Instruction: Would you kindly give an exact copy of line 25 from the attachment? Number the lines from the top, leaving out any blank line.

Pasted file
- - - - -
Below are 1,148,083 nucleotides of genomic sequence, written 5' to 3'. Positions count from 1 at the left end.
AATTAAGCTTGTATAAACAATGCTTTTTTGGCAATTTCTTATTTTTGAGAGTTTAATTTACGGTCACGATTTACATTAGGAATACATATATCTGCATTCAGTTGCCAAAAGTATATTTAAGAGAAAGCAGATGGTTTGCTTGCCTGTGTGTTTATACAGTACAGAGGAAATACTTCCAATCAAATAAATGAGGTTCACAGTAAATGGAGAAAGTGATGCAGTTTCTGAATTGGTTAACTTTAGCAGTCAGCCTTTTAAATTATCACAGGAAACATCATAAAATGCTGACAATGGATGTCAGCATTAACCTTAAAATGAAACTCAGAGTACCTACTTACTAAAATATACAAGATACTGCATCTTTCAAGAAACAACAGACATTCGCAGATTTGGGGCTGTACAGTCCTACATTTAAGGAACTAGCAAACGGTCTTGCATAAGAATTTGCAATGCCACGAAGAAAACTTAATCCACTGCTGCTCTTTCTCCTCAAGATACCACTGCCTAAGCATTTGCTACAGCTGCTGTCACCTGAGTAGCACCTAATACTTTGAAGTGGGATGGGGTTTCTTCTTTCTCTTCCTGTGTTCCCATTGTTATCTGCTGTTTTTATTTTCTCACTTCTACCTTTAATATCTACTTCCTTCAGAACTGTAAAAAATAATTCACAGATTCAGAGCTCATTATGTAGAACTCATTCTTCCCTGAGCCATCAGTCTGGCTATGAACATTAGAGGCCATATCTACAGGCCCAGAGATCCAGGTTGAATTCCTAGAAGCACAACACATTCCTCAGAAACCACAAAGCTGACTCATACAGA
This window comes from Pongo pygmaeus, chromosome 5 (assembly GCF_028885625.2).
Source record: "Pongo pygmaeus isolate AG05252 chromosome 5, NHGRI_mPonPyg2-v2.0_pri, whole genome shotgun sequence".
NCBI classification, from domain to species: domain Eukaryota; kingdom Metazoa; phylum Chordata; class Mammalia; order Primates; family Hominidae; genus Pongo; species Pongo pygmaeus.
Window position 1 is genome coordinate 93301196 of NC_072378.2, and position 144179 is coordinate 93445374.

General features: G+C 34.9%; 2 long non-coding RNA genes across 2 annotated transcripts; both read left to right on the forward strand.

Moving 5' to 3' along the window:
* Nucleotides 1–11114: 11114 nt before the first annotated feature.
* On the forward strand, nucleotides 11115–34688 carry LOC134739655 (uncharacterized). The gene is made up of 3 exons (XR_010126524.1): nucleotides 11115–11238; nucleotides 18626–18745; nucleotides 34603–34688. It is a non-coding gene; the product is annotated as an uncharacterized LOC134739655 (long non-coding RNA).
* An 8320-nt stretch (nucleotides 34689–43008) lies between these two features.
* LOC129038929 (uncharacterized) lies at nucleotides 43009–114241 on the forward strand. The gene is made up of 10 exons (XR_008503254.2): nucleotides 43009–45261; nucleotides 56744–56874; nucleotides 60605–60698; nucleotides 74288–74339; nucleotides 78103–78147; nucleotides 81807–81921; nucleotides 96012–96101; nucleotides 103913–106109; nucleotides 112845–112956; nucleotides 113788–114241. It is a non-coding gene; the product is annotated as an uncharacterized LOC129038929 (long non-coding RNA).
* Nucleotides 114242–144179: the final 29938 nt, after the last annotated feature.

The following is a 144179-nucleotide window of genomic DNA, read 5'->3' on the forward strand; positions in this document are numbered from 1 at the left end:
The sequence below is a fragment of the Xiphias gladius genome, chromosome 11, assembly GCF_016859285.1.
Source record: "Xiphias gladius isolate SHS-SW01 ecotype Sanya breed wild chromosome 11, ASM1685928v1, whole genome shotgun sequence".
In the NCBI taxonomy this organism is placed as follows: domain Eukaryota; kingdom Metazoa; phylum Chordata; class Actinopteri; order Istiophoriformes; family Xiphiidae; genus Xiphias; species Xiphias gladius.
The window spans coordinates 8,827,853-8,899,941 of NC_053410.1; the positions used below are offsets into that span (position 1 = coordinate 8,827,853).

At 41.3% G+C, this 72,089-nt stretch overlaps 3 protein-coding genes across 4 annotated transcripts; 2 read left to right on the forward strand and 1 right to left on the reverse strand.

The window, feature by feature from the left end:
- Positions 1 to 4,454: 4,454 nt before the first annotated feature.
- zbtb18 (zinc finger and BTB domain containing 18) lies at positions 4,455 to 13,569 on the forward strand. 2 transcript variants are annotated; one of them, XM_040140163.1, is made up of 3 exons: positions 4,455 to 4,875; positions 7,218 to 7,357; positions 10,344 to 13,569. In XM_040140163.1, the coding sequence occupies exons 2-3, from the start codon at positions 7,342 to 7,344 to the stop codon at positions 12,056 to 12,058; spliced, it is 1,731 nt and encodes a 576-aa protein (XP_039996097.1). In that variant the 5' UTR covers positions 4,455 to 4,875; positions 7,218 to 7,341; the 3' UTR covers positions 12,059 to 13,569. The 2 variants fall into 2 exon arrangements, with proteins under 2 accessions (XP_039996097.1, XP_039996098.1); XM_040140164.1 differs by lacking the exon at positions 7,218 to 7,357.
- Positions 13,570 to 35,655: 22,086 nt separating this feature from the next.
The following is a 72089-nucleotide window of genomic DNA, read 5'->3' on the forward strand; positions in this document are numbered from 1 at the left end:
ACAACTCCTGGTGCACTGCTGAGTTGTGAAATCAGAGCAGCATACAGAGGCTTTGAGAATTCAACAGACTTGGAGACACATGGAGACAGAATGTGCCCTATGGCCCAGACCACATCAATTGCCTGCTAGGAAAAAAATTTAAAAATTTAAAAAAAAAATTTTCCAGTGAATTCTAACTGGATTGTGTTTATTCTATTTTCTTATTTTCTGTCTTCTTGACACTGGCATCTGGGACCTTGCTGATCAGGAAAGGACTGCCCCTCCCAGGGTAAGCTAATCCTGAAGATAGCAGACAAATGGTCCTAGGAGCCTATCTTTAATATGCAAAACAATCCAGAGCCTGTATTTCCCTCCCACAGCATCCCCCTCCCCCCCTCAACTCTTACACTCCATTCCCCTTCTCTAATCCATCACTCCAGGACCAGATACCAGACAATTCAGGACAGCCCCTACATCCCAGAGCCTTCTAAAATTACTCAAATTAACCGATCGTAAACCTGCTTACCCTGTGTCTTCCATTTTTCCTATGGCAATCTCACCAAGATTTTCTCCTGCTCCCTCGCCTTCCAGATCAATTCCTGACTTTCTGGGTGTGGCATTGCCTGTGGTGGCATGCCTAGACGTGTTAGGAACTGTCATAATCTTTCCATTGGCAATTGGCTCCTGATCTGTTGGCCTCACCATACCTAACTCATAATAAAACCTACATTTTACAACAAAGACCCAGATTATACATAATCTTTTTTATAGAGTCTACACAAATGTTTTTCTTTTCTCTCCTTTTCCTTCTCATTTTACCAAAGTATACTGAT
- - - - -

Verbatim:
ACAACTCCTGGTGCACTGCTGAGTTGTGAAATCAGAGCAGCATACAGAGGCTTTGAGAATTCAACAGACTTGGAGACACATGGAGACAGAATGTGCCCTATGGCCCAGACCACATCAATTGCCTGCTAGGAAAAAAATTTAAAAATTTAAAAAAAAAATTTTCCAGTGAATTCTAACTGGATTGTGTTTATTCTATTTTCTTATTTTCTGTCTTCTTGACACTGGCATCTGGGACCTTGCTGATCAGGAAAGGACTGCCCCTCCCAGGGTAAGCTAATCCTGAAGATAGCAGACAAATGGTCCTAGGAGCCTATCTTTAATATGCAAAACAATCCAGAGCCTGTATTTCCCTCCCACAGCATCCCCCTCCCCCCCTCAACTCTTACACTCCATTCCCCTTCTCTAATCCATCACTCCAGGACCAGATACCAGACAATTCAGGACAGCCCCTACATCCCAGAGCCTTCTAAAATTACTCAAATTAACCGATCGTAAACCTGCTTACCCTGTGTCTTCCATTTTTCCTATGGCAATCTCACCAAGATTTTCTCCTGCTCCCTCGCCTTCCAGATCAATTCCTGACTTTCTGGGTGTGGCATTGCCTGTGGTGGCATGCCTAGACGTGTTAGGAACTGTCATAATCTTTCCATTGGCAATTGGCTCCTGATCTGTTGGCCTCACCATACCTAACTCATAATAAAACCTACATTTTACAACAAAGACCCAGATTATACATAATCTTTTTTATAGAGTCTACACAAATGTTTTTCTTTTCTCTCCTTTTCCTTCTCATTTTACCAAAGTATACTGAT